Manufacturing Trends Revolutionize Procurement

Experts say that the industry is in the midst of a new industrial revolution. If they're right, then supply chain professionals should brace themselves for substantial changes in their jobs.

A raft of new technologies is leading to a renaissance in manufacturing. The advent of cloud computing, ubiquitous connectivity, mobile devices, big-data, and 3D printing, as well as the explosion of embedded sensors and microcontrollers, enable the creation of smarter, leaner, and more nimble factories.

To quote the thoughts of Michael Idelchik, who directs advanced technologies at GE's global research lab, in a recent Wall Street Journal article:

Manufacturing is undergoing a change that is every bit as significant as the introduction of interchangeable parts or the production line, maybe even more so. The future is not going to be about stretched-out global supply chains connected to a web of distant giant factories. It's about small, nimble manufacturing operations using highly sophisticated new tools and new materials.

With embedded processors and new robotics technologies, these factories will require less, or virtually no, human labor. If something goes wrong, the sensors will notify a plant manager, whether he is on the floor working or at home sleeping. He can likely correct any problems remotely.

That means the factory can be anywhere — either in the United States to be close to research and development expertise, in Germany to be close to European end markets, or in another part of the world to save energy costs. For electronics, the removal of the cost of human labor may lead component manufacturing and assembly to gravitate from low-cost Asian locations to other parts of the world.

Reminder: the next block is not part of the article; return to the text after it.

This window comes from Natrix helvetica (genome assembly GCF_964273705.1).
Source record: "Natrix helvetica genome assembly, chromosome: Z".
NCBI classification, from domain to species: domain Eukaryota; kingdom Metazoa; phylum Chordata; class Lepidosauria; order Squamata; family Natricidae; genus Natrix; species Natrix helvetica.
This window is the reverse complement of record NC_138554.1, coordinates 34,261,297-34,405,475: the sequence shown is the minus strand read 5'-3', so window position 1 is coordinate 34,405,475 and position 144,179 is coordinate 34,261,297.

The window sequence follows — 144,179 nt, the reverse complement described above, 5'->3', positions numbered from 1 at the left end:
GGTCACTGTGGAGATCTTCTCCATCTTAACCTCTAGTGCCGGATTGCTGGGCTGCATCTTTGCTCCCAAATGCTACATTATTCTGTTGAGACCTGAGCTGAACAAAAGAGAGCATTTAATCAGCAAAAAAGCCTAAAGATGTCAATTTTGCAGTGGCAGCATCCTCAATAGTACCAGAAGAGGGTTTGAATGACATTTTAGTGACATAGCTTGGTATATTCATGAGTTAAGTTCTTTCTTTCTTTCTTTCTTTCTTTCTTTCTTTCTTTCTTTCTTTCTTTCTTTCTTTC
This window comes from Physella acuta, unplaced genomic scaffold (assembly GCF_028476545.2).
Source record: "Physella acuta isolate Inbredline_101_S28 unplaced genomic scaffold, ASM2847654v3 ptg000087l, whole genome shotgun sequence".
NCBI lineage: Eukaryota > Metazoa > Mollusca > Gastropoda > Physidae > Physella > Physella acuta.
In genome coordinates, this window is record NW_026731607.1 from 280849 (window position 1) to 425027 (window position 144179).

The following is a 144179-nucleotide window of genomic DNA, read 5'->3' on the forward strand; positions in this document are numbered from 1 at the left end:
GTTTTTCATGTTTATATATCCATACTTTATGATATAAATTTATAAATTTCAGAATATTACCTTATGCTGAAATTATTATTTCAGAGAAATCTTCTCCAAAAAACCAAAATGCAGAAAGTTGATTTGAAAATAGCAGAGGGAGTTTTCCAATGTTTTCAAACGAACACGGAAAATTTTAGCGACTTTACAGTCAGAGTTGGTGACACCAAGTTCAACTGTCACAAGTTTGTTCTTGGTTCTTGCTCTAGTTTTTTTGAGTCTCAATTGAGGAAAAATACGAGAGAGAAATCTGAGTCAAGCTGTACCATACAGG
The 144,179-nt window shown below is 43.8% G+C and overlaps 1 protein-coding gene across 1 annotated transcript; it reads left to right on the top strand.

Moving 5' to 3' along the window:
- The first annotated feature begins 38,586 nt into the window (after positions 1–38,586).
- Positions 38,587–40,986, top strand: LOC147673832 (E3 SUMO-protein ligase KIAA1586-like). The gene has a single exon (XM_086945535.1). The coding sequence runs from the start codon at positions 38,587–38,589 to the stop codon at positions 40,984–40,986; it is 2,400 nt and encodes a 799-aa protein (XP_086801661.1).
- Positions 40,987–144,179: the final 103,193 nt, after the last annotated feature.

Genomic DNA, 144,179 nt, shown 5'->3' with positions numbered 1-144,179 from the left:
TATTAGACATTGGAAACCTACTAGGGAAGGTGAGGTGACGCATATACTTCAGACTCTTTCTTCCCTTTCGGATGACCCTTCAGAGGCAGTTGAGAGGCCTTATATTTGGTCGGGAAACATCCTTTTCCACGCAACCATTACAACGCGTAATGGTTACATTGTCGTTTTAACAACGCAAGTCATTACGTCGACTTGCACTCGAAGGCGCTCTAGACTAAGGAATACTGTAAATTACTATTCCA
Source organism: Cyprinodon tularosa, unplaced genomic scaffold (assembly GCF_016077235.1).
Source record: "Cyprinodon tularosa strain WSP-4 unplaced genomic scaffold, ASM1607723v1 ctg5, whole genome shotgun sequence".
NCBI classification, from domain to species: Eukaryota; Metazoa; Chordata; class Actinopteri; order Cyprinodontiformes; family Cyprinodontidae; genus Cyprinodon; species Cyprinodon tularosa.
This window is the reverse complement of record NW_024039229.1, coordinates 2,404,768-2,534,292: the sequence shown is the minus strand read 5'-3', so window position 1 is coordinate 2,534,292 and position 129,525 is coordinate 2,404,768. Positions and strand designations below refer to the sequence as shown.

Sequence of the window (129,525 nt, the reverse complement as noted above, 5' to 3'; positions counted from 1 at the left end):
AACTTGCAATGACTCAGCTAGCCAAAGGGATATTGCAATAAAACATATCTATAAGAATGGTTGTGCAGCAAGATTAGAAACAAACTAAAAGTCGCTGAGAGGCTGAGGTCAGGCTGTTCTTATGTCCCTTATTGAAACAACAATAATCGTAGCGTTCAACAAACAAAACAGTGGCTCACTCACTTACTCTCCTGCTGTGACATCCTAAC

In addition, technologies like 3D printing could change the rules of modern-day manufacturing, causing a shift from an era of high-volume mass production to one geared to small batches of highly customized products. For a supply chain based on moving high volumes of components, such a shift has far-reaching impacts.

According to the Journal article, this “democratization of manufacturing” could mean that bikes, jewelry, and even auto accessories like cup holders can be customized to each person's needs or tastes. It's not that much of a stretch to imagine a world in which consumers go to or to order a custom-made mobile phone or iPad that includes the desired components. A graphic artist, for example, might order the highest-performance graphics processor available.  A high-energy traveling salesperson might want a longer-lasting battery or a different form factor for his phone or tablet.

These technologies could also change how products are designed. In 3D printing, also called additive manufacturing, the entire product design is stored on computer, enabling designers, manufacturing experts, and procurement people to collaborate more closely.